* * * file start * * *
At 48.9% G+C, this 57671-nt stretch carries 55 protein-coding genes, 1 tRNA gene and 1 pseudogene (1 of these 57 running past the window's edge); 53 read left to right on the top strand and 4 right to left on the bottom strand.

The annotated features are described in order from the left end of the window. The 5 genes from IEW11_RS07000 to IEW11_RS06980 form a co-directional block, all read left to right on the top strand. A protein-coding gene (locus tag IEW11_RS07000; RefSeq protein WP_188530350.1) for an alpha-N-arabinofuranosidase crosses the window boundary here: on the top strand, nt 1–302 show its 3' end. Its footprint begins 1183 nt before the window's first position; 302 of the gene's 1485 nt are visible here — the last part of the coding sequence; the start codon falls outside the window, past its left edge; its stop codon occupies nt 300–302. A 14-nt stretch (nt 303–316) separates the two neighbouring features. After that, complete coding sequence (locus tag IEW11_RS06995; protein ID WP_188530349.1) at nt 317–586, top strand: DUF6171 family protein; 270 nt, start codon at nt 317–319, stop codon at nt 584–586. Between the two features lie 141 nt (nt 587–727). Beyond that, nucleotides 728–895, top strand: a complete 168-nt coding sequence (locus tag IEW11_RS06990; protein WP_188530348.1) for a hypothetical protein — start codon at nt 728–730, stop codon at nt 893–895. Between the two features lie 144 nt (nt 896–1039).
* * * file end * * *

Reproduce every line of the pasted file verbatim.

At 48.9% G+C, this 57671-nt stretch carries 55 protein-coding genes, 1 tRNA gene and 1 pseudogene (1 of these 57 running past the window's edge); 53 read left to right on the top strand and 4 right to left on the bottom strand.

The annotated features are described in order from the left end of the window. The 5 genes from IEW11_RS07000 to IEW11_RS06980 form a co-directional block, all read left to right on the top strand. A protein-coding gene (locus tag IEW11_RS07000; RefSeq protein WP_188530350.1) for an alpha-N-arabinofuranosidase crosses the window boundary here: on the top strand, nt 1–302 show its 3' end. Its footprint begins 1183 nt before the window's first position; 302 of the gene's 1485 nt are visible here — the last part of the coding sequence; the start codon falls outside the window, past its left edge; its stop codon occupies nt 300–302. A 14-nt stretch (nt 303–316) separates the two neighbouring features. After that, complete coding sequence (locus tag IEW11_RS06995; protein ID WP_188530349.1) at nt 317–586, top strand: DUF6171 family protein; 270 nt, start codon at nt 317–319, stop codon at nt 584–586. Between the two features lie 141 nt (nt 587–727). Beyond that, nucleotides 728–895, top strand: a complete 168-nt coding sequence (locus tag IEW11_RS06990; protein WP_188530348.1) for a hypothetical protein — start codon at nt 728–730, stop codon at nt 893–895. Between the two features lie 144 nt (nt 896–1039).